BLOOMINGTON, Ind. — One punch landed, then two, then the swings only caught air.
Illinois raced out of the gate, landing hit after hit on No. 21 Indiana on Thursday night, jumping to an early 10-point lead and showing an offensive aptitude that's been missing for the last two games.
Suddenly the punches stopped landing, and Indiana hit one haymaker — a massive blow that didn't quite knock Illinois out, but had the Illini on the ropes for the better part of 18 minutes — on the way to a 73-65 win to keep Illinois (4-10) winless in Big Ten Conference play (0-3).
After scoring 25 points in the first 11 minutes of the game, the Illinois offense sputtered, stalled and didn’t get its footing until it was too late.
“We’ve got to do a better job late in the second half to throw the punches," Illinois freshman Ayo Dosunmu said. "We’re taking the punch and coming back and we’re falling short. If we get up a little bit and come out harder, I feel like us as a team, mentally and physically, we’re the best we have been this whole season."
Indiana (12-2) outscored Illinois 40-15 during an 18 minute, 22 second span that started with 9:06 left in the first half and bled into the second half, ending with 8:31 left in the game. The run was sparked by do-it-all Indiana freshman Romeo Langford, who went on a personal 8-0 run to start the second half and finished with a game-high 28 points.
The Illini cut the Hoosiers' lead to four points with 2:29 left in the game, but couldn't land the elusive big swing at Simon Skjodt Assembly Hall in Bloomington, Ind., despite one final jab that had the nationally ranked Hoosiers wobbly.
Illinois, trailing 62-50, went on an 8-0 run, behind five points from Dosunmu and two from freshman big man Giorgi Bezhanishvili to cut the Hoosier lead to 62-58 with 2:29 remaining before Indiana salted away the win.
"They are a very, very tough team and we knew that coming in, but just finding a way to win the game was the most important thing," Indiana coach Archie Miller said. "Early on, we were going to have to play through some things to figure them out because it's always a different change, it's a drastic style change and we didn't handle it well early."
Dosunmu finished with 20 points, three rebounds and three assists, and Bezhanishvili had 18 points and seven rebounds.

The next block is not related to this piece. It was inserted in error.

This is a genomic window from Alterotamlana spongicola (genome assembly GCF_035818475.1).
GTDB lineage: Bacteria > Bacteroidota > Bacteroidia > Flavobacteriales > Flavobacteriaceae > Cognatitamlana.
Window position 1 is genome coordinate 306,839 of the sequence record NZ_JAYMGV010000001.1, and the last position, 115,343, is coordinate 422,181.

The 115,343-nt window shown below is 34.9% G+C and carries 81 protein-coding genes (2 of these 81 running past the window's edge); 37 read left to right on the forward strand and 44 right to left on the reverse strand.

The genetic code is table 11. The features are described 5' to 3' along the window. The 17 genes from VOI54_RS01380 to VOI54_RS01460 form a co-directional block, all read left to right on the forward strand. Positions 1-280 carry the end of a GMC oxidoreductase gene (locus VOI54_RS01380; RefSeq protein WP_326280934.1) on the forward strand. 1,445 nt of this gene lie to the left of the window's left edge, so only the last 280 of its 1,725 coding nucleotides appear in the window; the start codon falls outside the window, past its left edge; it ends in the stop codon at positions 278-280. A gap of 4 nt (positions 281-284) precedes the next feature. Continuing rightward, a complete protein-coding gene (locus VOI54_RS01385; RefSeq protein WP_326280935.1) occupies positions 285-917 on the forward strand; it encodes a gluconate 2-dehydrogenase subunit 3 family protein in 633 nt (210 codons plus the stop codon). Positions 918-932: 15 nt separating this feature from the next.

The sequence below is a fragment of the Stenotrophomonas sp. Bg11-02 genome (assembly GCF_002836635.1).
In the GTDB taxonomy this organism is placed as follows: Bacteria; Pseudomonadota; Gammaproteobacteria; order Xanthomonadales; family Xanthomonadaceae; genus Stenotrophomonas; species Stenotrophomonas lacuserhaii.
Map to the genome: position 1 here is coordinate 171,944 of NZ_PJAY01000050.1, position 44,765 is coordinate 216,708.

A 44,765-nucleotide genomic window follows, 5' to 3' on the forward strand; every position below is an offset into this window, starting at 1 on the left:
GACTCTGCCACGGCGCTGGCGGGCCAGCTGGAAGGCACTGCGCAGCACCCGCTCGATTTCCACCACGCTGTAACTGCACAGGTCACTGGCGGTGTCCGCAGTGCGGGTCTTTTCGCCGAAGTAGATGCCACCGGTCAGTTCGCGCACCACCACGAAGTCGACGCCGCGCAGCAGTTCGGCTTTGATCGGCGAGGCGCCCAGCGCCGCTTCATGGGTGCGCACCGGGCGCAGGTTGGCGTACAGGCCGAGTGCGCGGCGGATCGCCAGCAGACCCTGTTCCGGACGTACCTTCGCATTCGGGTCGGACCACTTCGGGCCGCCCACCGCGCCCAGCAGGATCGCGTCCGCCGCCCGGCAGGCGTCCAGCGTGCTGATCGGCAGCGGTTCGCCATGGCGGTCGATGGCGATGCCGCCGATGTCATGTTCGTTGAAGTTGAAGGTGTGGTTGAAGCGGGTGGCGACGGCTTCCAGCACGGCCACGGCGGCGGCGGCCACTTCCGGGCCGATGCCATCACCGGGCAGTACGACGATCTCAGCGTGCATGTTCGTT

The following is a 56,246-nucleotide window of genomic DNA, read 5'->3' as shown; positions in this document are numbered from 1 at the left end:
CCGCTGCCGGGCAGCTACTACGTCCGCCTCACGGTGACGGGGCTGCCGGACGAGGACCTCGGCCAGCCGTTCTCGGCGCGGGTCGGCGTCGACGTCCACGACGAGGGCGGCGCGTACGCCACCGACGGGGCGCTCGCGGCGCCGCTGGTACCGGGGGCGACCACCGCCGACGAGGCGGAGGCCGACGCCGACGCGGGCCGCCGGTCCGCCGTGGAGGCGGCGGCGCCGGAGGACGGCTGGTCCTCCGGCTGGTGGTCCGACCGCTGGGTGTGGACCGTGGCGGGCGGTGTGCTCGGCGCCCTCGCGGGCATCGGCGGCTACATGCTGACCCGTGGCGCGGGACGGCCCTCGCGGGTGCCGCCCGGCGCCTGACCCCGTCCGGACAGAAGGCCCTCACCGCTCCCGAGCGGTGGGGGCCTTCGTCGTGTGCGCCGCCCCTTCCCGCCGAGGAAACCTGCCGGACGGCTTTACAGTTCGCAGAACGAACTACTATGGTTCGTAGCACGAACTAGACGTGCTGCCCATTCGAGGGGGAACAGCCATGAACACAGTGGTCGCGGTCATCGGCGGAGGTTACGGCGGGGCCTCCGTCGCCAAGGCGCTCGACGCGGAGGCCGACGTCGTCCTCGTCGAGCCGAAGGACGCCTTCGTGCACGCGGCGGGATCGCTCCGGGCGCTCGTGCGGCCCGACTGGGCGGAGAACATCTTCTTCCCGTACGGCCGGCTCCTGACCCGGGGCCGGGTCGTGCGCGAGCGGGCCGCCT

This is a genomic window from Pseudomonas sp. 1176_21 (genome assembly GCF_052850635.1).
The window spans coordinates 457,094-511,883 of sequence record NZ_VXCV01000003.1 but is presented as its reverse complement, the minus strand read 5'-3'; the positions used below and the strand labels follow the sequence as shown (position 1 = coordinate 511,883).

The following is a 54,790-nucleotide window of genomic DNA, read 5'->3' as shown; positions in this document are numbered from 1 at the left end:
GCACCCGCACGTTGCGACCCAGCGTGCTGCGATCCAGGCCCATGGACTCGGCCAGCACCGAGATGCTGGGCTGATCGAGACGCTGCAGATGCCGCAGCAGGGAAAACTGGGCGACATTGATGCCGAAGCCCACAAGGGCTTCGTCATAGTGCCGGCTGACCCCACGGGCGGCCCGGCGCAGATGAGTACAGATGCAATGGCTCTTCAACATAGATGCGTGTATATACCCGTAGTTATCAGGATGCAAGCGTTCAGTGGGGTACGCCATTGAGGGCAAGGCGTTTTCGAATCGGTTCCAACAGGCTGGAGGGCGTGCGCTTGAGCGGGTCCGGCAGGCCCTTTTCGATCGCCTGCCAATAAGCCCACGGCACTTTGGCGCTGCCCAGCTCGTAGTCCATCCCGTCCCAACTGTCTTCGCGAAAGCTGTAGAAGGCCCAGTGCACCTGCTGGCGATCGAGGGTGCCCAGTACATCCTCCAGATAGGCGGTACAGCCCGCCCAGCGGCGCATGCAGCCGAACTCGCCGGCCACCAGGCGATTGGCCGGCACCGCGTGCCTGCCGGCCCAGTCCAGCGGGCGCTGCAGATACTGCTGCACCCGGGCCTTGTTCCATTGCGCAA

The Illini led 25-15 with 10:20 left in the first half and had the Hoosiers out of sorts. Indiana, though, closed the first half strong and tied the game 32-all on a buzzer-beating tip-in by Justin Smith.
Then Langford took over, scoring 19 of his 28 points in the second half, including the personal 8-0 run to start the frame.
“Give Romeo a lot of credit," Illinois coach Brad Underwood said. "Romeo was pretty dominant in that segment. The last three minutes of the first half, we didn’t execute. We had three or four plays where we botched execution.
“The start of the second half was really the difference."
Outside of Dosunmu and Bezhanishvili, the rest of the Illini were quiet. Leading scorer Trent Frazier battled foul trouble in the first half and finished with 11 points. Kipper Nichols, also a victim of foul trouble, had two points, and Aaron Jordan had two points. Da'Monte Williams had seven points, including a pair of 3-pointers.
Illinois had 21 turnovers, including five shot-clock violations, which Dosunmu called "inexcusable."
“It’s hard to win on the road with 21 turnovers and yet I feel like we did some things that were much better," Underwood said. "I loved our effort. I loved our fight. You guys now know why I say I like this team a lot. This team continues to grow."
The 18 points were the most for Bezhanishvili since his 22-point game on Nov. 27 against Notre Dame. Underwood said he wants to make it a point to get the big man the ball more frequently. He scored six early points to help Illinois to its opening-frame lead.
“I loved the start of the game — establishing Giorgi on the block," Underwood said. "Giorgi has proven he can score against the best players that this country has to offer."
Despite trailing by 15 points with 8:31 remaining, Bezhanishvili, known for his enigmatic attitude, wasn't prepared to roll over in his first trip to Indiana.
“Obviously it takes energy," he said of the comeback. "We believe in each other. We came closer together. If we’re down 15, we’re down 20, we’re down 30, we still believe in each other. It’s about us, as a team. Together."
That passion is exactly what Underwood cherishes about this team.
"I’m excited about this group beyond what our record shows," he said. "It’s so exciting to go to practice every day because they fight. They know they lost today, but yet it’s the next challenge. It’s the next day to get better."
In the end, Illinois couldn't land the one final punch to close out a second-half rally and leave with a win. But Dosunmu is unfazed. It's coming, he said.
“We’ve taken our punches, but you best believe we’re going to throw ours. Better days are ahead," he said.